11/13/2013 04:54 pm ET Updated Jan 23, 2014

When to Exercise: Timing Is Everything

Exercise intensity, duration, frequency and progression have long been recognized as the essential elements of any training regimen. But the question of when to exercise has only recently sparked scientific inquiry.

This relatively new interest reflects the gradual evolution of exercise from fitness activity to disease intervention. A sedentary lifestyle now represents the greatest cause of chronic diseases, including diabetes, obesity and cardiovascular disease. It is estimated that inactivity causes at least 300,000 premature deaths and over $90 billion in direct health care costs annually in the United States.

As you might imagine, this situation has forced the question, "How does sitting around make us so damn sick?"

The answer covers a wide range of causal pathways. I will focus on just one because it is perhaps the most fundamental, the most fixable, and informs when we most need to be active.

All life requires energy. However, more energy does not provide more life. In fact, it's just the opposite. The combination of inactivity and energy excess creates a perfect storm.

Every cell and organ in our body requires glucose in order to fuel normal function. But the body is exquisitely sensitive to the deleterious effects of high glucose levels. Much like oxygen, glucose quickly passes from life-sustaining to toxic.

We now know that fasting glucose levels well below diabetes cutoffs are a cardiovascular disease risk factor. A progressive relationship between glucose and cardiovascular risk ranges from normal glucose levels up to diabetic readings. In fact, there does not appear to be a clear lower threshold for cardiovascular disease.

Our bodies rely on insulin to protect us from the potential damage of toxic glucose levels. Insulin allows glucose to enter cells and be metabolized as an energy source. This clears glucose from the blood stream. Muscle is the largest insulin-sensitive organ in the body. It accounts for 80 percent of insulin-stimulated glucose disposal.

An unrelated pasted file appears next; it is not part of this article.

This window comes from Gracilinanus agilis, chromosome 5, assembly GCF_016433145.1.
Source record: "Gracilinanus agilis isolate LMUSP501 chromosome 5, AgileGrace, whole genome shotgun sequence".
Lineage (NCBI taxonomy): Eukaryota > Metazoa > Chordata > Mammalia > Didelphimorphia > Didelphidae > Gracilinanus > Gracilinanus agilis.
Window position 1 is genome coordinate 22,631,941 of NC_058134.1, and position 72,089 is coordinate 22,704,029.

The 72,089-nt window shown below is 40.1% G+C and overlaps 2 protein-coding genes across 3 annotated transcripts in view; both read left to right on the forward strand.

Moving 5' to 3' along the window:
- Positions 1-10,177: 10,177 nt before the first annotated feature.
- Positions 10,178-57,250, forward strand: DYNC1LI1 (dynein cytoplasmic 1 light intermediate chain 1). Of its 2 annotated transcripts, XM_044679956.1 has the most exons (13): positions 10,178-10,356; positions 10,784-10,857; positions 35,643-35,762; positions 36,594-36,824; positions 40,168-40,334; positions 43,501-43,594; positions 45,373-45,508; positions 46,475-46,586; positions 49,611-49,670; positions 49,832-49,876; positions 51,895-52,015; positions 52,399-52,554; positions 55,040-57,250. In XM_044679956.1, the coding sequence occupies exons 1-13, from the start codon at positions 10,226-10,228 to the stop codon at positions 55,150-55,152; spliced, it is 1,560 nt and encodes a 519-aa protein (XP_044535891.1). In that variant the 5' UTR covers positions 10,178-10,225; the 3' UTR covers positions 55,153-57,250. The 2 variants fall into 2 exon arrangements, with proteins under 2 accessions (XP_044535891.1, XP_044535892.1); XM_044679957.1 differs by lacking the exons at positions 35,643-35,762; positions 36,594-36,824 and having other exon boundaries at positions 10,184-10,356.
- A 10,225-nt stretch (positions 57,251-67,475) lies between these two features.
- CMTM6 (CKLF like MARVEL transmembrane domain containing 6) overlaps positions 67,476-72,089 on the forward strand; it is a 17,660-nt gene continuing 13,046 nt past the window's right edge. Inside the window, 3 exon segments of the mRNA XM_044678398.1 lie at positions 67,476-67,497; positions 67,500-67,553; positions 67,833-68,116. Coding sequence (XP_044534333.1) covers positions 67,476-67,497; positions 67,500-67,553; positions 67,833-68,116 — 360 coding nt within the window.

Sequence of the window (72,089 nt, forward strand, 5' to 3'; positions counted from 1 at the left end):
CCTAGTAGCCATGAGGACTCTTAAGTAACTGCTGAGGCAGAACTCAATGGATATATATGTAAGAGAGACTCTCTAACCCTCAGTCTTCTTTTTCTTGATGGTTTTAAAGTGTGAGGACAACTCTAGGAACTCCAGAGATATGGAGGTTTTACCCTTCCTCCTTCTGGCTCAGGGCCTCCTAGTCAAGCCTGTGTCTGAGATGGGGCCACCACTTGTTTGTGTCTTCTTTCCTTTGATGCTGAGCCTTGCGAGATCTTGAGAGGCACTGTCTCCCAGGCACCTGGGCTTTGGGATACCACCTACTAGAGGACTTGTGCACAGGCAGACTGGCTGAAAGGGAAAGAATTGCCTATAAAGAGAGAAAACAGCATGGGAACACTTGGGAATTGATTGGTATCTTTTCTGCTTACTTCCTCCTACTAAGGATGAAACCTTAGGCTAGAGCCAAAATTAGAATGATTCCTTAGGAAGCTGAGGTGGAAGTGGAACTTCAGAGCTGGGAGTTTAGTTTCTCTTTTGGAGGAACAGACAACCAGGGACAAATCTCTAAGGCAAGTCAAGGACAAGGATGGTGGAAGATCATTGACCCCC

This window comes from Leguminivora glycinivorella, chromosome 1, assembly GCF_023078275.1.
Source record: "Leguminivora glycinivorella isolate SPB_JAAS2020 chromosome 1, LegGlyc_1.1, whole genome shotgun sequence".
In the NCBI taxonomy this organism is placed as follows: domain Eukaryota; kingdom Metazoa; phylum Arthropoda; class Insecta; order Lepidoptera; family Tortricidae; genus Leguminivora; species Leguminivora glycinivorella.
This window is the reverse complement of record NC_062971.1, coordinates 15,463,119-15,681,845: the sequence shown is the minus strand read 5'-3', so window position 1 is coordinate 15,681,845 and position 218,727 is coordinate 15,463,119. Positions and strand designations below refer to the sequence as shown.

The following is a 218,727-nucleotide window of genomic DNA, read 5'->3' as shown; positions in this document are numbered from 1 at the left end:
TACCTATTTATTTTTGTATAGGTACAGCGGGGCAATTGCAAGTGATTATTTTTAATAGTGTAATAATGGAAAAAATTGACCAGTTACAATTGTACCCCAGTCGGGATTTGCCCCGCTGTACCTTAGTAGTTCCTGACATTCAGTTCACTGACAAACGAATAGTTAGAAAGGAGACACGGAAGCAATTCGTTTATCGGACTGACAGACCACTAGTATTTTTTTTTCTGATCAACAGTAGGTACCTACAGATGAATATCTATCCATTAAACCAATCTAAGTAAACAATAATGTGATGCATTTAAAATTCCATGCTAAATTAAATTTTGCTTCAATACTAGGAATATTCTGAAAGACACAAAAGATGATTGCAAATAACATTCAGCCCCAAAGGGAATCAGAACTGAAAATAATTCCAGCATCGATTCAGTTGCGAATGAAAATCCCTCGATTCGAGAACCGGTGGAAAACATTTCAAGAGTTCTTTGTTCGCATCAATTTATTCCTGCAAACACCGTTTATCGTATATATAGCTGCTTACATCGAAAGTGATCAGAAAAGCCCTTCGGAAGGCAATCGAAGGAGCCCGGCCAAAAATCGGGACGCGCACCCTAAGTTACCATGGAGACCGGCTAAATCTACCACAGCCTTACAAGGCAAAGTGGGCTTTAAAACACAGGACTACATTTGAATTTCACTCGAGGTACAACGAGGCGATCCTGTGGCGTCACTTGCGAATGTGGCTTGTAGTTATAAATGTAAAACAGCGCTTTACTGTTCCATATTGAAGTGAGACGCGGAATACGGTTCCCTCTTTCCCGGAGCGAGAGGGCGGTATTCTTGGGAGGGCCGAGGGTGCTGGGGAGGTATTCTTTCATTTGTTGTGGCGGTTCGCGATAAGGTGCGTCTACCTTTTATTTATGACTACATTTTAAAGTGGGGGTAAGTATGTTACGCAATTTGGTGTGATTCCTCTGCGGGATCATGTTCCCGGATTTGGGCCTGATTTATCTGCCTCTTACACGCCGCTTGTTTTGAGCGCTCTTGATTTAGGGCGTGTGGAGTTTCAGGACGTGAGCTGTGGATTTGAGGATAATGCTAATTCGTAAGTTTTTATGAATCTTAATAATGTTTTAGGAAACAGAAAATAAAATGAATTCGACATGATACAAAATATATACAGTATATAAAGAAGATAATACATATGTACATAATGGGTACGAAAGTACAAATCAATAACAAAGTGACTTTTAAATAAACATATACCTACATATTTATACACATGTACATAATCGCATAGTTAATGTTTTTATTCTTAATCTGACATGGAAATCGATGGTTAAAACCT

Here's the catch. When muscle is not used (sedentary lifestyle), insulin doesn't work very well. Even one day of sitting considerably decreases insulin action.

So a sedentary lifestyle provides a one-two punch. It dramatically decreases our energy requirement and disables insulin function. When we continue to consume highly caloric meals this causes blood glucose levels to spike after eating.

These spikes set off a cascade of reactions that is a who's who of contemporary pathology: oxidative stress, inflammation, vascular dysfunction and sympathetic hyperactivity (the fight or flight response in overdrive).

Now, "When should I exercise?"

Exercise after the largest meal of the day will give the most bang for the buck. Light physical activity for 30 minutes after eating has been shown to have an acute blood glucose reducing effect similar in magnitude to diabetes medications.

It is important to make clear however that this will not suffice. Exercise, as we know it, (even a daily one hour bout of a mix of aerobic and strength training) does not prevent prolonged sitting from causing disease. Unfortunately, it's what we do the other 23 hours of the day that make the difference.

Therefore, regular brief activity breaks throughout the day are necessary to maintain insulin sensitivity and prevent hyperglycemic damage. Walking for as little as one to two minutes every half hour has been shown to achieve this.

This should come as good news. You don't need money. You don't need a gym. You don't need equipment. You don't need another person. For a remarkably small investment of time you can dramatically lower your risk for the most common diseases of our time.